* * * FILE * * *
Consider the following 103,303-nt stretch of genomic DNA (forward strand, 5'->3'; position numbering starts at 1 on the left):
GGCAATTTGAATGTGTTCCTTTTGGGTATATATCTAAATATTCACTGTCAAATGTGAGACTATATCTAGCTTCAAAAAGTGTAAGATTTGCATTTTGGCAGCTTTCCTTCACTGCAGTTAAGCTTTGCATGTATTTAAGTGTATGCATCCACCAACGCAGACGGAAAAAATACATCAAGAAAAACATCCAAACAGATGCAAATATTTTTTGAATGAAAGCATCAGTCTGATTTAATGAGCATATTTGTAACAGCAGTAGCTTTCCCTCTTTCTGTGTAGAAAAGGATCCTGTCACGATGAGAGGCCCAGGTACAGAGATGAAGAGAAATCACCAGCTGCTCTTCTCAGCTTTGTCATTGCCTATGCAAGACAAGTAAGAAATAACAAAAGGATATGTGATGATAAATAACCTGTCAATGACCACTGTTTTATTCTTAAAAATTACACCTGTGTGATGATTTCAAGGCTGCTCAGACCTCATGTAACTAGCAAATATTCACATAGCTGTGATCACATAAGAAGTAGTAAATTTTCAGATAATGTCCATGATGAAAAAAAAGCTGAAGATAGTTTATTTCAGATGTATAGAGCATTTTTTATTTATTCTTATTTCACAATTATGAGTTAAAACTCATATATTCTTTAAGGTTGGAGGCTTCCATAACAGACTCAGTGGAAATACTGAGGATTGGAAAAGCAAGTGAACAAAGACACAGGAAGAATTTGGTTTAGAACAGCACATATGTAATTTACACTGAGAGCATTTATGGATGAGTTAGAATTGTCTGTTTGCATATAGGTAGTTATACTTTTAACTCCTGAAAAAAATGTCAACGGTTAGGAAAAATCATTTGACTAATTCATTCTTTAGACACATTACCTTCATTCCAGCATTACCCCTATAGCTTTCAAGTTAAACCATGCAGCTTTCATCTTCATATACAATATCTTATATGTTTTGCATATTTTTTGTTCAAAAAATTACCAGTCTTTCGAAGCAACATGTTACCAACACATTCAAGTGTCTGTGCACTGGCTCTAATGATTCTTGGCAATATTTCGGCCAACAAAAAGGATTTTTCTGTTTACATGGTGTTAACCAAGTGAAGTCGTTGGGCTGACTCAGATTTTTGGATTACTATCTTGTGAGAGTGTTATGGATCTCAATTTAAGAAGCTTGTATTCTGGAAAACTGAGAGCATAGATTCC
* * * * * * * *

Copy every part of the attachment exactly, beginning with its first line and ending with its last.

Consider the following 103,303-nt stretch of genomic DNA (forward strand, 5'->3'; position numbering starts at 1 on the left):
GGCAATTTGAATGTGTTCCTTTTGGGTATATATCTAAATATTCACTGTCAAATGTGAGACTATATCTAGCTTCAAAAAGTGTAAGATTTGCATTTTGGCAGCTTTCCTTCACTGCAGTTAAGCTTTGCATGTATTTAAGTGTATGCATCCACCAACGCAGACGGAAAAAATACATCAAGAAAAACATCCAAACAGATGCAAATATTTTTTGAATGAAAGCATCAGTCTGATTTAATGAGCATATTTGTAACAGCAGTAGCTTTCCCTCTTTCTGTGTAGAAAAGGATCCTGTCACGATGAGAGGCCCAGGTACAGAGATGAAGAGAAATCACCAGCTGCTCTTCTCAGCTTTGTCATTGCCTATGCAAGACAAGTAAGAAATAACAAAAGGATATGTGATGATAAATAACCTGTCAATGACCACTGTTTTATTCTTAAAAATTACACCTGTGTGATGATTTCAAGGCTGCTCAGACCTCATGTAACTAGCAAATATTCACATAGCTGTGATCACATAAGAAGTAGTAAATTTTCAGATAATGTCCATGATGAAAAAAAAGCTGAAGATAGTTTATTTCAGATGTATAGAGCATTTTTTATTTATTCTTATTTCACAATTATGAGTTAAAACTCATATATTCTTTAAGGTTGGAGGCTTCCATAACAGACTCAGTGGAAATACTGAGGATTGGAAAAGCAAGTGAACAAAGACACAGGAAGAATTTGGTTTAGAACAGCACATATGTAATTTACACTGAGAGCATTTATGGATGAGTTAGAATTGTCTGTTTGCATATAGGTAGTTATACTTTTAACTCCTGAAAAAAATGTCAACGGTTAGGAAAAATCATTTGACTAATTCATTCTTTAGACACATTACCTTCATTCCAGCATTACCCCTATAGCTTTCAAGTTAAACCATGCAGCTTTCATCTTCATATACAATATCTTATATGTTTTGCATATTTTTTGTTCAAAAAATTACCAGTCTTTCGAAGCAACATGTTACCAACACATTCAAGTGTCTGTGCACTGGCTCTAATGATTCTTGGCAATATTTCGGCCAACAAAAAGGATTTTTCTGTTTACATGGTGTTAACCAAGTGAAGTCGTTGGGCTGACTCAGATTTTTGGATTACTATCTTGTGAGAGTGTTATGGATCTCAATTTAAGAAGCTTGTATTCTGGAAAACTGAGAGCATAGATTCC